Important changes to Building Regulations – duties and competence

A new Part 2A has been inserted into the Building Regulations (Amendments etc.) (England) Regulations 2023. This contains detailed requirements on clients to appoint designers and contractors who are competent, and new duties for the clients, designers and contractors which came into force on 1st October.

A new addition to the Building Regulations.

Compulsory reading

The new Part 2A of the Building Regulations should be urgent and compulsory reading for everyone involved in the construction sector who has any responsibility for procuring building work of any kind, or for designing or building it. Part 2A introduces a whole series of new regulations, 17 in total, covering the duties, competence and behaviour of clients, designers and contractors. Part 2A also creates the new roles and duties of the principal designer and contractor for every project. These were first called for over five years ago in Dame Judith Hackitt’s landmark review of Building Regulations and Fire Safety.

New regulation (11E) sets out in some detail the considerations that must be addressed before appointing a designer or contractor. They apply to ALL building projects and all those appointed, requiring them to be competent. Chapter 3 of Part 2A of the amendment regulations addresses the competence requirements in some detail. There are four new regulations, under 11F – I, covering competence. These are a general regulation, one each for the principal designer and contractor, and one giving requirements should either principal be unable to meet the competence requirements.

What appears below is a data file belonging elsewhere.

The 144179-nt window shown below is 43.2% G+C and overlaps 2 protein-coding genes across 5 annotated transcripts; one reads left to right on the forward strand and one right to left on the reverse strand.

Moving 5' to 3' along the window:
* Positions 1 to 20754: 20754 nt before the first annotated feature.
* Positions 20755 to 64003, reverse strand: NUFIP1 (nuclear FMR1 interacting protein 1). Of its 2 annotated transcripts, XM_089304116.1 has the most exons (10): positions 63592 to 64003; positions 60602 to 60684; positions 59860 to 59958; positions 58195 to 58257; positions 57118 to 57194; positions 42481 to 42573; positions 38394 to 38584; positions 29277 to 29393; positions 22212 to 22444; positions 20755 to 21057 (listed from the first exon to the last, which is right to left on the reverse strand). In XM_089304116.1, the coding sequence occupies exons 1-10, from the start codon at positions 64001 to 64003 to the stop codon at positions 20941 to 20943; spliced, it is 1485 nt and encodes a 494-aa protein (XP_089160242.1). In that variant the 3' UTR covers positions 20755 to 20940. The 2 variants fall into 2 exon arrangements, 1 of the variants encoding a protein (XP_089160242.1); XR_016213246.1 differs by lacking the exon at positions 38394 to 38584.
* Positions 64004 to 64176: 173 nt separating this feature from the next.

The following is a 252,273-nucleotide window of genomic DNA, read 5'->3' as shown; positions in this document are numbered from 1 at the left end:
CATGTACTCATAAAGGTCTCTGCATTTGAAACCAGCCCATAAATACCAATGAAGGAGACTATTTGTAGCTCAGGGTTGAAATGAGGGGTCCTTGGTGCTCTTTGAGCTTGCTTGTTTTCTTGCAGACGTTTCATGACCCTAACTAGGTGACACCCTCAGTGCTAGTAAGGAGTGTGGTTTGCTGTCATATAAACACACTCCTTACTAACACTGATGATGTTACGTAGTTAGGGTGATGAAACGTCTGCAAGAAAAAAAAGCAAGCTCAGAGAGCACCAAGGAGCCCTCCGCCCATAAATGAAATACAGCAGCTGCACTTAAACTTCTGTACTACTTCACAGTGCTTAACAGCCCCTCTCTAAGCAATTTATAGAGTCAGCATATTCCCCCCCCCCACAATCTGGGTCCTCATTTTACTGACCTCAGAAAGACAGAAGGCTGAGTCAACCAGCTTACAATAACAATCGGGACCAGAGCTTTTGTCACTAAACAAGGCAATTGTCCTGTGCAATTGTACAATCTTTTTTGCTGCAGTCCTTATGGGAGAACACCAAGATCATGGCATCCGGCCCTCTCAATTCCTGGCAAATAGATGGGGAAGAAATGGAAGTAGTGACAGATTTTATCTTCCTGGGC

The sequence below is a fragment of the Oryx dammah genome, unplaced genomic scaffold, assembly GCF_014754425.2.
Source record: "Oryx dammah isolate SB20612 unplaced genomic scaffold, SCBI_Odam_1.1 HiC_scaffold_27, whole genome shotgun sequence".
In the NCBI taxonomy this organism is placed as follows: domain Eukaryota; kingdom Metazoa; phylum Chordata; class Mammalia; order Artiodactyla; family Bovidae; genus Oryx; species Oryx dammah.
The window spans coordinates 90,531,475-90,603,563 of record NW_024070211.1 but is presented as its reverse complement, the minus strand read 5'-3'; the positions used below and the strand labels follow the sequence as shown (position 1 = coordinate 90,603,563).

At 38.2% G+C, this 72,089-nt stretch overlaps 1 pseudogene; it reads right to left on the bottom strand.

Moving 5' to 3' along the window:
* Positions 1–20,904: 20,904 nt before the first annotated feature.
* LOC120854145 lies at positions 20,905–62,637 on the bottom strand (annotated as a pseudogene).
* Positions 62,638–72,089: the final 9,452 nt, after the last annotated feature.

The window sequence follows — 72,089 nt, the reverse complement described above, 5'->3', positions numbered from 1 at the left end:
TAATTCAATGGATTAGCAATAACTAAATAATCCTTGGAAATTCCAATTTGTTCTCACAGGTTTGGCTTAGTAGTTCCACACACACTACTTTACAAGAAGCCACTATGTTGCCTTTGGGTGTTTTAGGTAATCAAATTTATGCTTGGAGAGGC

Chapter 4 of Part 2A sets out the general duties of all duty holders as well as additional legal duties of principal designers and contractors. These include sharing information and communicating effectively with other parties on the project.

Necessary behaviour

Chapter 5 at the end of Part 2A is a regulation that defines a “necessary behaviour” of anyone claiming to be competent, which is a willingness to refuse to carry out work which is not compliant with any relevant requirement, or to undertake design work that effectively cannot be built in compliance with regulations. Co-operation is now also a necessary behaviour, along with saying no to doing things beyond their skills, knowledge or experience.

This means that OFTEC technicians involved with installation work must ensure that the service provided is undertaken only by a competent person. This affects all parts of the work from design, installation, commissioning, and handover which means the whole installation must be compliant with the requirements set out in the Building Regulations. This means starting with calculating the building heat loss all the way to handover and the final works notification.

While some may feel that this is short notice, the new regulations have been coming for over five years and should not come as a surprise. With consumer safety vital, a statutory duty to appoint only those who are competent to do design and construction work is a welcome and sensible development.

The Building Regulations etc. (Amendment) (England) Regulations 2023 are available online.